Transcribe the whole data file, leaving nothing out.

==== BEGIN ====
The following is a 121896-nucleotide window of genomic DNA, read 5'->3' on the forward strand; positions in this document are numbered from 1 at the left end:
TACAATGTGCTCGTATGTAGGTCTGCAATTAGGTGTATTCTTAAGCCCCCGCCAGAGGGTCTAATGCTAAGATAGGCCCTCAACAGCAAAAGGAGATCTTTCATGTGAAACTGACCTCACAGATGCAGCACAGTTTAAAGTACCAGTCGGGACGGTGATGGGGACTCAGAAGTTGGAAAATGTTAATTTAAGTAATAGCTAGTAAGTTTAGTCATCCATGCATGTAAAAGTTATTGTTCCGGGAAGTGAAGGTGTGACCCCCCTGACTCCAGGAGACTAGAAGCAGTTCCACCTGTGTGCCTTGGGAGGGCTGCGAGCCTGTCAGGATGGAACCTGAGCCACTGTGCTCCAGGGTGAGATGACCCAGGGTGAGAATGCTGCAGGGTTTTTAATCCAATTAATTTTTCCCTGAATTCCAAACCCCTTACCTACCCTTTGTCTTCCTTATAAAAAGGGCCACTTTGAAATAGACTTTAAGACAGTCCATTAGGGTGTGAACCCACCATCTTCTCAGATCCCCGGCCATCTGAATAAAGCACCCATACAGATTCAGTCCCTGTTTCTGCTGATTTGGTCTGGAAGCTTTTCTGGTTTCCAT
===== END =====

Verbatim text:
The following is a 121896-nucleotide window of genomic DNA, read 5'->3' on the forward strand; positions in this document are numbered from 1 at the left end:
TACAATGTGCTCGTATGTAGGTCTGCAATTAGGTGTATTCTTAAGCCCCCGCCAGAGGGTCTAATGCTAAGATAGGCCCTCAACAGCAAAAGGAGATCTTTCATGTGAAACTGACCTCACAGATGCAGCACAGTTTAAAGTACCAGTCGGGACGGTGATGGGGACTCAGAAGTTGGAAAATGTTAATTTAAGTAATAGCTAGTAAGTTTAGTCATCCATGCATGTAAAAGTTATTGTTCCGGGAAGTGAAGGTGTGACCCCCCTGACTCCAGGAGACTAGAAGCAGTTCCACCTGTGTGCCTTGGGAGGGCTGCGAGCCTGTCAGGATGGAACCTGAGCCACTGTGCTCCAGGGTGAGATGACCCAGGGTGAGAATGCTGCAGGGTTTTTAATCCAATTAATTTTTCCCTGAATTCCAAACCCCTTACCTACCCTTTGTCTTCCTTATAAAAAGGGCCACTTTGAAATAGACTTTAAGACAGTCCATTAGGGTGTGAACCCACCATCTTCTCAGATCCCCGGCCATCTGAATAAAGCACCCATACAGATTCAGTCCCTGTTTCTGCTGATTTGGTCTGGAAGCTTTTCTGGTTTCCAT